Who Lost K-Town?

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MAILANDER MUSINGS - As the city prepares to face its first meaningful challenge to its recent redistricting efforts from a coalition of groups in Koreatown, the challenger groups are also wondering why they were so let down by the Commission's final map and Council's 13-2 vote to endorse the commission's draft, thereby splitting Koreatown in two Council districts.

The top questions many Korean-American groups quietly posed in the run-up to the potential challenge have been: How did it happen? Who lost K-Town? Can legal action make it right?

There are three prominent, well-connected Korean Americans in city government who may have been in a position to do something to put Koreatown in one CD--but they didn't succeed in appealing to their own bosses to take up Koreatown's cause--and they aren't talking now about the recent Koreatown battles.  

Doane Liu, a former deputy mayor who now serves as new Councilman Joe Buscaino's chief of staff, reportedly had little discussion with his boss about Koreatown redistricting, and Buscaino voted for the controversial boundaries that split Koreatown in two.  

Mitch Englander's chief of staff, John Lee, declined all public comment on the matter, and Englander joined Buscaino in supporting the commission's final draft.  

And Controller Wendy Greuel's office, who appointed Korean-American attorney Helen Kim to the city's redistricting commission, released the following statement on Koreatown redistricting:

"Controller Greuel believes in having an independent redistricting commission that respects and reflects the diversity of this city and its communities of interest and she has advocated for transparency throughout the process."

Greuel's office refused further comment.  In response to Greuel's blanket statement ironically calling for transparency while disclosing precious little, mayoral candidate Kevin James said:

"Just two days ago I attended a community townhall in Koreatown about redistricting. Transparency is so lacking in City Hall around redistricting that community members in Koreatown have lined up some of the City's most prestigious law firms to file a lawsuit against the City. Once the lawsuit is filed and discovery is under way, it is very likely we will learn the truth around the City's so-called ‘transparent’ redistricting process that Controller Greuel is apparently such a champion of."

A redistricting insider, who wished to remain anonymous, told me however that there had indeed been a chance for Koreatown to be placed within a single Council district--Council President Herb Wesson's. But the powerful Wilshire Center Koreatown Neighborhood Council—the de facto neighborhood council of the heart of Koreatown, representing far more citizens of Los Angeles than any other council (over 100,000), balked at the prospect of being situated in Wesson's district.

In balking at the plan to put Koreatown mostly in to Wesson's district, the Korean groups may have alienated the commission, and certainly alienated Wesson, who many City Hall insiders believe became beholden to the interests of the multi-ethnic but Latino-dominated commission as part of the deal that made him Council President early this year.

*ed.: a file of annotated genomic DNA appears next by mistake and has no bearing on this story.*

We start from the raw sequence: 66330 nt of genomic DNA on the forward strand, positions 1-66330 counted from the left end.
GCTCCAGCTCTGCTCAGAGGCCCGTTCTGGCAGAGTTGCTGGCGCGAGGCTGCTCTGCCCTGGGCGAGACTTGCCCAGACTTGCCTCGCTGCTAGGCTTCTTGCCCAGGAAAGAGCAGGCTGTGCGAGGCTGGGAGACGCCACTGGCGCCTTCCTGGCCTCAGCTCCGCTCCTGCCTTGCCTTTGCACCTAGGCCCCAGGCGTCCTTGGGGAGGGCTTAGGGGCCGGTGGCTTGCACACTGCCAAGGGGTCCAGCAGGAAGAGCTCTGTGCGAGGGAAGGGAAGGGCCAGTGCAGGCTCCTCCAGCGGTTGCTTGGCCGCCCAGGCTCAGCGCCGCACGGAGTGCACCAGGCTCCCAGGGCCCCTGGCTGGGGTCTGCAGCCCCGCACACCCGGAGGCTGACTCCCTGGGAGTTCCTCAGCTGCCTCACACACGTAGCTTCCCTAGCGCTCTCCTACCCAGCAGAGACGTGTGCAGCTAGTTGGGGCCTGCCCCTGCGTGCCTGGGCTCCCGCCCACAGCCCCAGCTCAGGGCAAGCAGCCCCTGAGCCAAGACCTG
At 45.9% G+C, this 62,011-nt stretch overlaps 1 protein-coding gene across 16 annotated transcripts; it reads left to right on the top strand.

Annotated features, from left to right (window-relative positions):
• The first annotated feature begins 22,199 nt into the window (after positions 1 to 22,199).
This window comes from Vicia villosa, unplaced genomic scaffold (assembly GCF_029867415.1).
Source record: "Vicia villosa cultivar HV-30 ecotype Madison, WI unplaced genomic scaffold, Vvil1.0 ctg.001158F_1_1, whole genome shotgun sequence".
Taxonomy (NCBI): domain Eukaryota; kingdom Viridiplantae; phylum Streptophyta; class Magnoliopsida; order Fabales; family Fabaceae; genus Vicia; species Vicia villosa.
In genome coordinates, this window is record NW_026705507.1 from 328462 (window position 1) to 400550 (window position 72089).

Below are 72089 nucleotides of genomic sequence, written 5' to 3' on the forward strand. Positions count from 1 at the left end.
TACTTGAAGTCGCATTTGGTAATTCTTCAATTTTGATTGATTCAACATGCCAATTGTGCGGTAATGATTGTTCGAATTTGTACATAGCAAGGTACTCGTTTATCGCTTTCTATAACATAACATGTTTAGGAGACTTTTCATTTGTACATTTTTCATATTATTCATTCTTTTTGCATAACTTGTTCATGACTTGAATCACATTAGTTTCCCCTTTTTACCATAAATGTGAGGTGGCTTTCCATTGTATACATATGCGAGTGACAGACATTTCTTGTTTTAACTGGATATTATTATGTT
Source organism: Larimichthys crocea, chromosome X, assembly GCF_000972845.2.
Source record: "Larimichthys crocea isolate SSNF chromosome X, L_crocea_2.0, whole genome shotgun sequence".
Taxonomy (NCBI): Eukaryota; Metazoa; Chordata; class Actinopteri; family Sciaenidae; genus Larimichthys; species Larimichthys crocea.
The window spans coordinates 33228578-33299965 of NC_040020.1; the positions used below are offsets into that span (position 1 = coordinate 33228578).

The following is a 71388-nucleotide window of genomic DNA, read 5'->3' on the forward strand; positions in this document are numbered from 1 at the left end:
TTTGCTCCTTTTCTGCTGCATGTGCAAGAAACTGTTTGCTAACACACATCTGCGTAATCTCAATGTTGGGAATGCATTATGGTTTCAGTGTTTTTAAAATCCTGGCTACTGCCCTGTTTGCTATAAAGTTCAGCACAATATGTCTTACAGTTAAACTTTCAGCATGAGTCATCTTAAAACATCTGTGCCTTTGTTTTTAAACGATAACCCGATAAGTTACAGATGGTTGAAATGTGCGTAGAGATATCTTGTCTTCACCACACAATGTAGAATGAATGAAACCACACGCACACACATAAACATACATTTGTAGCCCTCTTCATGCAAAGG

The redistricting commission's president, Arturo Vargas, appointed by Mayor Antonio Villaraigosa, is one of the top Latino organizers in redistricting efforts in this state as well as throughout the country.

While Anglo, Korean, and African American groups had pronounced complaints about the way the maps were drawn, mostly vocalized by Councilmembers Bernard Parks and Jan Perry--the two dissenting votes in Council--there were almost no Latino groups who complained about the results of the commission's redistricting or the Council's ratification.

K-town had previously been divided into four Council districts. Koreatown leadership esteems Koreatown as more logically belonging to Garcetti's or LaBonge's district--the bulk of its key, central neighborhood council district, almost a perfect grid, is presently in LaBonge's district, with north and south aprons in Garcetti's and Wesson's.  But when key Wilshire Center Koreatown Neighborhood Council figures began organizing against the prospect of joining Wesson's district, the redistricting commission viewed the anti-Wesson sentiment as a hostile gesture to the committee's overall efforts, and reportedly only then did the committee resolve to split Koreatown in two.

Although it has a very high public profile, the Wilshire Center Koreatown Neighborhood Council is also one of the city's most inscrutable to outsiders.  Its website doesn't list contact information for officers, nor specific committee members, and publishes agendas and minutes in codes that are troublesome on most computers.  Large Koreatown organizations such as the Korean American Coalition have called the Commission and Council's plan "unacceptable."

Yesterday the firms Akin Gump and Bird Marella announced through attorney Hyongsoon Kim that they were preparing a legal case to challenge the boundaries should Antonio Villaraigosa sign off on the map that City Council approved with little discussion.  The next step for all involved is watching for the Mayor's action on the Council-approved maps.  That action may trigger one of the greatest Voting Rights Act challenges to hit Los Angeles politics in over a decade.

(Joseph Mailander is a writer, an LA observer and a contributor to CityWatch. He is also the author of The Plasma of Terror. Mailander blogs at street-hassle.blogspot.com.)
-cw

Tags: Joseph Mailander, Mailander Musings, K-Town, Koreatown, Herb Wesson, Mayor Villaraigosa, Los Angeles Redistricting, Los Angeles City Redistricting, redistricting






CityWatch
Vol 10 Issue 26
Pub: Mar 30, 2012

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